Watermarks are decoded by watermark detectors. The watermark detector reverses the process by which the watermark was made. First, it obtains the watermark vector for the watermark. Then, it decodes the watermark information from the values in the watermark vector; finally, it obtains the message from the decoded watermark information. If a key was used to make the watermark, the watermark detector must use same key to locate the watermark vector; if the message was encrypted to make the watermark information, the watermark detector must decrypt the watermark information to obtain the message.
Before a watermark detector attempts to read the watermark's message from the content, the content may go through processes that involve lossy transformation. One example of such a transformation is JPEG compression and resealing. Another such transformation occurs if the content is put into analog form, for example by printing it, and the detector attempts to read a watermark from a digital image made by scanning the analog form. In this case, the printing and scanning processes, as well as physical wear of the analog form, are all lossy transformations. If enough information has been lost due to the lossy transformation, the watermark detector may not be able to decode the message encoded in the watermark.
Even when the watermark detector cannot decode the message contained in the watermark, the watermark in combination with information obtained from other sources about the watermark can provide useful information about the watermarked content. For example,
All of these things can be done using the following basic approach:
The general principal embodied in the technique is this: (1) if the content has undergone a lossy transformation to the point that we cannot decode the message in watermark vector w″ obtained from the content, and (2) we nevertheless have enough information to compute a watermark vector w′ which is a replica of the watermark vector w in the original, it is possible to obtain information about the undecodable watermark by comparing w′ with w″. For example, if we have the message m used to make the watermark and also the function ƒ and the secret key K used to embed the watermark, the positions and values of the bits of watermark vector w′ that is a replica of the watermark's watermark vector w can be computed, with w′=ƒ(m,K). We can then compare w′ with w″ to determine whether the content contains any watermark at all, and if so, the probability that the content contains a version of the original's watermark.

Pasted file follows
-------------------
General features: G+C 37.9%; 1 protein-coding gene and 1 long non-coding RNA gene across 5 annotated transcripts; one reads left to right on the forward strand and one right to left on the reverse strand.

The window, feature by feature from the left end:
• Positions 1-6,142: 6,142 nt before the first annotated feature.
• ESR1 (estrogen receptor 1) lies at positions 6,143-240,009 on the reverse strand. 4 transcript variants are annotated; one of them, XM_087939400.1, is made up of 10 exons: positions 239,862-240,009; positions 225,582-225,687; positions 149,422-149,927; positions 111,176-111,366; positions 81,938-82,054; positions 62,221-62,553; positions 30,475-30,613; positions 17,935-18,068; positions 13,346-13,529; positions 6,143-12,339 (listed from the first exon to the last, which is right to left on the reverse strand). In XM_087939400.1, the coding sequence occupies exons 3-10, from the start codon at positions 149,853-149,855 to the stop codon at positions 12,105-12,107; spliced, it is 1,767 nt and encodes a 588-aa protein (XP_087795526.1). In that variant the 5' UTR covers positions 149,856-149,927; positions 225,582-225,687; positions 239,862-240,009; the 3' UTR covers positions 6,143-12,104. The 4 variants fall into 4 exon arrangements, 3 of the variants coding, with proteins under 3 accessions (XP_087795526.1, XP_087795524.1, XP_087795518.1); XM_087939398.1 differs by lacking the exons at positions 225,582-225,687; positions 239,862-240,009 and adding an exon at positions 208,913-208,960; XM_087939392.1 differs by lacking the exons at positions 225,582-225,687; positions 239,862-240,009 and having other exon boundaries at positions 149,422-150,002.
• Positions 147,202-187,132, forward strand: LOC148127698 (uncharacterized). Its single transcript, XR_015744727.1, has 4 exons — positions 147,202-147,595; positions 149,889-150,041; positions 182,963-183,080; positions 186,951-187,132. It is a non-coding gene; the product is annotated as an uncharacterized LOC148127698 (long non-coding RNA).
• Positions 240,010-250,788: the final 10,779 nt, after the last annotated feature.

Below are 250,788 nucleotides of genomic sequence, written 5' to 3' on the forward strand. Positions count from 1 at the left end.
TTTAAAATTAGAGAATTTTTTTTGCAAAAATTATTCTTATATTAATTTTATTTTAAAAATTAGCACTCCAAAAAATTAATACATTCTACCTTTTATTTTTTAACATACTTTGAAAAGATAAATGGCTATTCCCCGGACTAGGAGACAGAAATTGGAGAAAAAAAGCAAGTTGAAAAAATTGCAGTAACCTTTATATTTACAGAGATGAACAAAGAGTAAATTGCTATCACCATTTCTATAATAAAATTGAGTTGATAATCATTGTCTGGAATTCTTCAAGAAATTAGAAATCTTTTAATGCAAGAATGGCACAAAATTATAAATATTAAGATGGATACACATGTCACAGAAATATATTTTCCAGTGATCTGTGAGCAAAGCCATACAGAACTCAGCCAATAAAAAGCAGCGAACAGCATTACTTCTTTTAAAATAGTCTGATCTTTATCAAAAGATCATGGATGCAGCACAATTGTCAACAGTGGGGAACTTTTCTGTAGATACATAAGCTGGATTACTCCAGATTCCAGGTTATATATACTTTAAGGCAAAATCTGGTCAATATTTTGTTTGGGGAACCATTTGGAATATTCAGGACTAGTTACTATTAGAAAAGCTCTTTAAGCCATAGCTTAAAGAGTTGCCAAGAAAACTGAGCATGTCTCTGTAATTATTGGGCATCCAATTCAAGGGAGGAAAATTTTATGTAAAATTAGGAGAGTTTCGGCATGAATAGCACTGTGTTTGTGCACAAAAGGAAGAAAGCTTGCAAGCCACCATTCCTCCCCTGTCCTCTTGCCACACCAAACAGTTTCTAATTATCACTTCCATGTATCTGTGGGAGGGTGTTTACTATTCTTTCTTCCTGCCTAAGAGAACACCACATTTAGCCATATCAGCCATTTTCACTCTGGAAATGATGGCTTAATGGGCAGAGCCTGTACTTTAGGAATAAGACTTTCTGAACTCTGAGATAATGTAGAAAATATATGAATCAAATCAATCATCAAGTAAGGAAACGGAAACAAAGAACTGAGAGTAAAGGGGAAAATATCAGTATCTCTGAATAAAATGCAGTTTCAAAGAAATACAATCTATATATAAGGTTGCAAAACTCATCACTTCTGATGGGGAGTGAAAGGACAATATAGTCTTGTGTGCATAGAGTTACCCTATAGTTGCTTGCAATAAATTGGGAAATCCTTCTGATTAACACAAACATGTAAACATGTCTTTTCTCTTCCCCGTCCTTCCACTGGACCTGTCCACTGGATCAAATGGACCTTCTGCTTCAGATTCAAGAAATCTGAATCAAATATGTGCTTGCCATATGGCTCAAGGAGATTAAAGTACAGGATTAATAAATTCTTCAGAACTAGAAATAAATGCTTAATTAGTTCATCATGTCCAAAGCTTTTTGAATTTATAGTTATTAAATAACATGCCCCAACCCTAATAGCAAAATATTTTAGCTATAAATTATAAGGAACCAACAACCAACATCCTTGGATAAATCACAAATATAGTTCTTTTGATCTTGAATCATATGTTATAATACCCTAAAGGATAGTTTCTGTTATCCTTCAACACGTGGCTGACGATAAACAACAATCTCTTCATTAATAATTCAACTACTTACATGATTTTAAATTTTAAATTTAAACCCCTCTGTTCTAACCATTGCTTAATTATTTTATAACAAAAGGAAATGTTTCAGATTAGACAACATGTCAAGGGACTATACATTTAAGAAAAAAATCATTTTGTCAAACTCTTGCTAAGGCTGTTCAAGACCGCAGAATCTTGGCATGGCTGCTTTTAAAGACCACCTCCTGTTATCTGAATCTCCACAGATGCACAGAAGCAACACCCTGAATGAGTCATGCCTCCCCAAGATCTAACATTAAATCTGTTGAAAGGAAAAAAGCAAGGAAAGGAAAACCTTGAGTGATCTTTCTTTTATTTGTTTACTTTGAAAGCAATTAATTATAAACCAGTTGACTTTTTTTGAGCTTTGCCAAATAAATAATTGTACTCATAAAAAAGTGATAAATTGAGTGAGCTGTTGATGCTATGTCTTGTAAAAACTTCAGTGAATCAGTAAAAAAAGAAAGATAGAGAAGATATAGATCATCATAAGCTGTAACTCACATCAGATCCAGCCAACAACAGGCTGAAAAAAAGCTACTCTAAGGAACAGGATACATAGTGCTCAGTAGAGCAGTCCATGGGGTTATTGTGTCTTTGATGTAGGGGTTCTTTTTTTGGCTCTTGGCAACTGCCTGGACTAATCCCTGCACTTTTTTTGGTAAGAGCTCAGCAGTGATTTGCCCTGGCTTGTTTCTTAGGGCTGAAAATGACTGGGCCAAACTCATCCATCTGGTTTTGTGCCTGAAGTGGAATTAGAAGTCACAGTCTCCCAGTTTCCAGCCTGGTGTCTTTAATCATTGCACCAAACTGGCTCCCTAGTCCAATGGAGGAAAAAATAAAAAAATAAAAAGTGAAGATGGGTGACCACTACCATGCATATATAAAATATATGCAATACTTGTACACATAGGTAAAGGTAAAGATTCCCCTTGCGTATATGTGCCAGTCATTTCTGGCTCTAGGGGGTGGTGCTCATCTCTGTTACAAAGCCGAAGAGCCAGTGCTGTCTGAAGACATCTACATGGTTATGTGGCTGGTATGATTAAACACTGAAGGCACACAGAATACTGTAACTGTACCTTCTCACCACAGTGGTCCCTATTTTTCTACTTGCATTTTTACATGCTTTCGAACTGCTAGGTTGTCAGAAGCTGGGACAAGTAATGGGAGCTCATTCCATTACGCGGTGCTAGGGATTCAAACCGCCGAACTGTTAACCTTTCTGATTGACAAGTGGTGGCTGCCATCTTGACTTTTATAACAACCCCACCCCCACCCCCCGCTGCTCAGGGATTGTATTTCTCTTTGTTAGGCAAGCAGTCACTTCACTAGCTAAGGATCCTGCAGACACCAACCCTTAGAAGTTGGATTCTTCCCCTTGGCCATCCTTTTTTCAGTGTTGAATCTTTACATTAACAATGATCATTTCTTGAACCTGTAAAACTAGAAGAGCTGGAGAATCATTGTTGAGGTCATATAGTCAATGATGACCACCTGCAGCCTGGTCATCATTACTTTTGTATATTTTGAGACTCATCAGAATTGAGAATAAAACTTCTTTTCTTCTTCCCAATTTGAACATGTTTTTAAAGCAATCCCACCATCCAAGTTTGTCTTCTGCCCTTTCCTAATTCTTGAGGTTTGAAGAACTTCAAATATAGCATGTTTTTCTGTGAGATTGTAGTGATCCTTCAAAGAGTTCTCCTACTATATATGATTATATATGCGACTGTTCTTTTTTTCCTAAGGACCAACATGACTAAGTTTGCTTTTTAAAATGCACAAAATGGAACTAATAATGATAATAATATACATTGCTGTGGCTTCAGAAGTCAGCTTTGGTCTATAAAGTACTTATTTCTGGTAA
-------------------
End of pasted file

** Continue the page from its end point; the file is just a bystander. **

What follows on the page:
Generalizing still further, the technique can be described as follows: in order to determine whether a questionable content from which a message cannot be read contains any trace of the watermark it should contain or of a watermark which is related to the watermark it should contain, one must have the following information:
These first two steps are generally done as part of the attempt to decode the message.
A specific example of the technique is the following: U.S. Pat. No. 6,359,985 discloses a watermarking technique that is applied to images whose digital representations employ block-DCT coefficients of the images. These block-DCT coefficients are termed features. In the watermarking technique, a predetermined subset of the features is extracted from the digital representation to form a vector of features. The watermark is embedded in the image by modifying the features in the feature vector. The watermark vector is a vector of the modified values in the features. To make an image from the digital representation, one simply reverses the transformation of the image into block-DCT coefficients.
If the technique for making a watermark disclosed in U.S. Pat. No. 6,359,985, supra is employed, then the technique of the invention may be applied to a copy of the digital representation that has undergone lossy transformation as follows:
Flowchart 201 of
As applied to the analog form of
A System for Performing the Technique:
The data components include the scanned image of document 705, at 721, the watermark vector w″ which watermark detector 715 extracted from scanned image 721, watermark vector w′, which is a replica of the watermark vector w in the original of the watermarked part of document 705, and message 727, which is the message used to make the watermark in the original of the watermarked part of document 705.